What is the best antivirus software?

I get asked this question way too often. Truth? None of them work!

The belief that an AV program can stop all malware is a vulnerability that is easily exploited.

So the simple answer is – the one that works when you need it to.

There some 40 or so antivirus software programs available. With that much product diversity, there are the inevitable questions about which is the best antivirus software or virus scanner.

And there are a corresponding number of companies that will undertake to answer that question…(and plenty of websites too).

Some testing companies are independent and some are formed or supported by the antivirus companies. But they all have one thing in common – nobody can agree on which IS the best. Even the testing companies can’t agree. Here are quotes from two well-known testing companies:

“The majority of the products are performing 97 to 99.9 percent in large on-demand scanner tests. The products are often tested against millions of old samples which have not been seen spreading or distributed during the past few months.”

See the flaw? They’re testing using old virus samples that everyone already knows about. Of course the detection rates are going to be in the high 90’s. Does that mean your computer is protect from 99% of the viruses – NO! It only means that the AV detected 99% of the samples tested. That says nothing about the mass of viruses that have not been detected yet.

This is why you practice good updating of your OS. Vulnerabilities get patched by Microsoft but, if you don’t do your updates, you’ll fall prey to the next round of recycled viruses exploiting an unpatched vulnerability.

“…a more realistic rate of zero-day detection for an AV product would be 29 to 64 percent”, which is the range his lab got in its recent tests of AV products. Vendors tell him off the record that they typically can catch about 40 to 45 percent of zero-day attacks”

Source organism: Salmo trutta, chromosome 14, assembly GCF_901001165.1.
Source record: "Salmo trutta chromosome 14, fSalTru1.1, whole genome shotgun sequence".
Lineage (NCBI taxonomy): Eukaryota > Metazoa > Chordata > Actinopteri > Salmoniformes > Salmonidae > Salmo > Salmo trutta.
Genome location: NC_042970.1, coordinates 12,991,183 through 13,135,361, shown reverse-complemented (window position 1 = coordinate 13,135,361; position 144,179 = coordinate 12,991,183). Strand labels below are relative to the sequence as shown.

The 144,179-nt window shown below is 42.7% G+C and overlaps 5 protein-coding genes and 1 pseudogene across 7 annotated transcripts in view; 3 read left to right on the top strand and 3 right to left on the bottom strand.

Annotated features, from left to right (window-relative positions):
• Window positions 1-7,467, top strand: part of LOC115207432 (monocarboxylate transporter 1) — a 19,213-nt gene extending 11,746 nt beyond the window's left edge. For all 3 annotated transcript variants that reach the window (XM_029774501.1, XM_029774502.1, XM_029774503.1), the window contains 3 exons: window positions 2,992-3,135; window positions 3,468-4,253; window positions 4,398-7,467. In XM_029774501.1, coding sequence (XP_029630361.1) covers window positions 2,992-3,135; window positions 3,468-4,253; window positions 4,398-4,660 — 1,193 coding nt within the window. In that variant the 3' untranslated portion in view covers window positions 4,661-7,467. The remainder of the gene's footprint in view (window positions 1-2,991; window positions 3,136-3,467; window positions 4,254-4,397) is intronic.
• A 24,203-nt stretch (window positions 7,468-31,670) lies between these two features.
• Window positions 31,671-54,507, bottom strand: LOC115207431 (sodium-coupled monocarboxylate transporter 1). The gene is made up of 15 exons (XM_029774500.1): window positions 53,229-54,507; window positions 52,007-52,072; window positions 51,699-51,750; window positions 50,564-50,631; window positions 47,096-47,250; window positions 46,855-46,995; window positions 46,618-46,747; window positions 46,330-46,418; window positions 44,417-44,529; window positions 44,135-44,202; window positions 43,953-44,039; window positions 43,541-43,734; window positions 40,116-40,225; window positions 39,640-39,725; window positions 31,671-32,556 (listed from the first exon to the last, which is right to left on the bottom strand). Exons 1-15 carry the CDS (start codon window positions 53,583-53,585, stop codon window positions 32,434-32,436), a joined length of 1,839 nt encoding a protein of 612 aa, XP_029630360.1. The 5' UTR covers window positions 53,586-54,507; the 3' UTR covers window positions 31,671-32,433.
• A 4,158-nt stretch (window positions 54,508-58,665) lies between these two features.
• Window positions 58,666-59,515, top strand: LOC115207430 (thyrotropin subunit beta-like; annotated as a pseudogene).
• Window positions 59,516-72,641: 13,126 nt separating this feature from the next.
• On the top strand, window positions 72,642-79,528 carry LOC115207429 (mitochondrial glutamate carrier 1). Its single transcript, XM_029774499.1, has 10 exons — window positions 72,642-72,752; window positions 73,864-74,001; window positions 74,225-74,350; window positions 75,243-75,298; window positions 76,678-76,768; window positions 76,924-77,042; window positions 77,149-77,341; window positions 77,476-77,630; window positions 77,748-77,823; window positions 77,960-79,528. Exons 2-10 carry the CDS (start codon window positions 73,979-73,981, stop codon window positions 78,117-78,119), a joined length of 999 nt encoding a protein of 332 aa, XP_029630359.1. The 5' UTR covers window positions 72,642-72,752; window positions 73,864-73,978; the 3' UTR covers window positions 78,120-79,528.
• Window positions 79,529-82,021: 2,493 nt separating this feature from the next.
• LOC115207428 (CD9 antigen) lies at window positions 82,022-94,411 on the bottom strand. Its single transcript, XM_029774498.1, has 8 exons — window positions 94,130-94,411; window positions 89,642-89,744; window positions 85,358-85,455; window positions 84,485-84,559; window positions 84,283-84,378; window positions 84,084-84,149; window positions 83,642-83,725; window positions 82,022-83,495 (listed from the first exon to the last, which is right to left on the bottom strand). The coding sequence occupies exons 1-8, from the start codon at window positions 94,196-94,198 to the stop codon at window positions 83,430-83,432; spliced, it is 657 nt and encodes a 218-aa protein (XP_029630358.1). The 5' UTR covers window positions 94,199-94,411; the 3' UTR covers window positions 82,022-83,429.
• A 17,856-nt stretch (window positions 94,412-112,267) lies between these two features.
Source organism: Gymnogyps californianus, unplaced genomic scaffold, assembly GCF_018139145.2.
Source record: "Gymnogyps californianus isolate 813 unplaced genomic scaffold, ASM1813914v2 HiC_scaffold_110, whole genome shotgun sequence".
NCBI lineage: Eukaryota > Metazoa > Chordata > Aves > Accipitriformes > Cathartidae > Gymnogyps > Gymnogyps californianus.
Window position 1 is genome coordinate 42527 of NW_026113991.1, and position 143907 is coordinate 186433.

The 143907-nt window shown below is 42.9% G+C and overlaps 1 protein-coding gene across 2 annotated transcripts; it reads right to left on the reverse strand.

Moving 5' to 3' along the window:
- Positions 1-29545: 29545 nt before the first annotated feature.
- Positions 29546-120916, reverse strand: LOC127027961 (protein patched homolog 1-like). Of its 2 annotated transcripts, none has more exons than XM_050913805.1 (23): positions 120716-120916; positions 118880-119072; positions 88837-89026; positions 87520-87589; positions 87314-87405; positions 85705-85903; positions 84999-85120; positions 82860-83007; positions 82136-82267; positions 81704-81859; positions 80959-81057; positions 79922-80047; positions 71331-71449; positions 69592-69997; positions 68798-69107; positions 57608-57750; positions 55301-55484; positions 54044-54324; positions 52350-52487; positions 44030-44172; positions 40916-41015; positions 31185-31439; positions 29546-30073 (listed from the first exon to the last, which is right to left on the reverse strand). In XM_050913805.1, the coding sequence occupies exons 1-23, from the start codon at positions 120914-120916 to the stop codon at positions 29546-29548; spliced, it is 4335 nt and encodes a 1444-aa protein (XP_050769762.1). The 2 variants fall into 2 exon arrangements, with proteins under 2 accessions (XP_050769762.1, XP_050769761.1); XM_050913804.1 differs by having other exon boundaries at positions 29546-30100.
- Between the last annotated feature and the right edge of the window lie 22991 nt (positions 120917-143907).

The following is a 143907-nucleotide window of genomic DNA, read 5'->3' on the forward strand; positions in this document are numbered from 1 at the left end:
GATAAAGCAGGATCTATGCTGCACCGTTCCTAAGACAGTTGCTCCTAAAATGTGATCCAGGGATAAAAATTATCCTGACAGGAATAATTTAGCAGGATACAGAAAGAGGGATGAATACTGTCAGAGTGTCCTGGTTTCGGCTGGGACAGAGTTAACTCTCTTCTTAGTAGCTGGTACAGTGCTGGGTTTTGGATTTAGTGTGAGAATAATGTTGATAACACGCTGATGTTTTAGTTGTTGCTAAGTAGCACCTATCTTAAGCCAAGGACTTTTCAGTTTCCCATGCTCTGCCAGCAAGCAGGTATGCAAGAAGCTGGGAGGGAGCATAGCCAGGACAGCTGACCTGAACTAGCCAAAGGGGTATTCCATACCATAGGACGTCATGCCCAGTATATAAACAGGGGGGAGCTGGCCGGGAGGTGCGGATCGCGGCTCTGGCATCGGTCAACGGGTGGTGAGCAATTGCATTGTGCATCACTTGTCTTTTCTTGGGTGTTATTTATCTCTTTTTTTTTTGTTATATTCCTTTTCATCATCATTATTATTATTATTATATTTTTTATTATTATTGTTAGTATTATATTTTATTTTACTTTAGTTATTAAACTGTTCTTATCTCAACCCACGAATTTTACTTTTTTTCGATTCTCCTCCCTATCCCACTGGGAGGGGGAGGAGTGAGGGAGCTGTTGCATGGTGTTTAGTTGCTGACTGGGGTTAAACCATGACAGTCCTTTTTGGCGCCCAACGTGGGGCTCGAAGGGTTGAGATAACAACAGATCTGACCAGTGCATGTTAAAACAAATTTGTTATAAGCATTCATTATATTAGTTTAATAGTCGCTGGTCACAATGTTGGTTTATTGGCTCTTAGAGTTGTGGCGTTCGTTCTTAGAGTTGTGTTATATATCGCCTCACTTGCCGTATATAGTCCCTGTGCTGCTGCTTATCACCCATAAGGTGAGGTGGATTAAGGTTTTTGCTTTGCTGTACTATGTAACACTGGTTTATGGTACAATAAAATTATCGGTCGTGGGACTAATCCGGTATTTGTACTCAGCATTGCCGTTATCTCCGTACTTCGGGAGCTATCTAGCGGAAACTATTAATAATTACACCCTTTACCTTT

This is a report of another testing company arguing that zero-day exploits represent the real danger that should be tested. This tester also says that vendors of antivirus products tested in his lab have said, OFF THE RECORD, they can catch about 40-45% of zero-day exploits.

Think about it. Would you trust 100% of your computers security to a product that can only catch 45% of the real-time risk your exposed to?

Then why are we bombarded with antivirus products telling us how great they are and what a good job they can do of preventing infections?

It’s obvious that antivirus programs CANNOT protect as advertised. But that’s a topic I’ll discuss in greater detail on the <a href=”http://www.malware-removal-guide.com/free-virus-protection.html”> Protect</a> page.

This page is about attempting to repair your malware infection (in the unlikely event it is NOT a rootkit) using what, in my opinion, are some of the best disinfecting antivirus applications.

First, you’ve used the {MSconfig} utility to determine what programs run at startup and have unchecked any questionable, unneeded or malicious entries.

Using {Regedit}, you’ve found and removed entries related to things you found in the {Event Viewer} and {Task Manager}.

Scanning your computer with antivirus software should be done in Safe Mode (press F8 during computer startup) and Regular Mode. You should scan your computer several times with several different products.

Often, the detection and removal of one infected file can expose others if the first file removed was providing “cloaking” for others.

Since we know that any antivirus program is, largely, only as good as it’s signature updates, one is as good as the next. And remember, free virus scanners offer only a subset of the full, paid versions.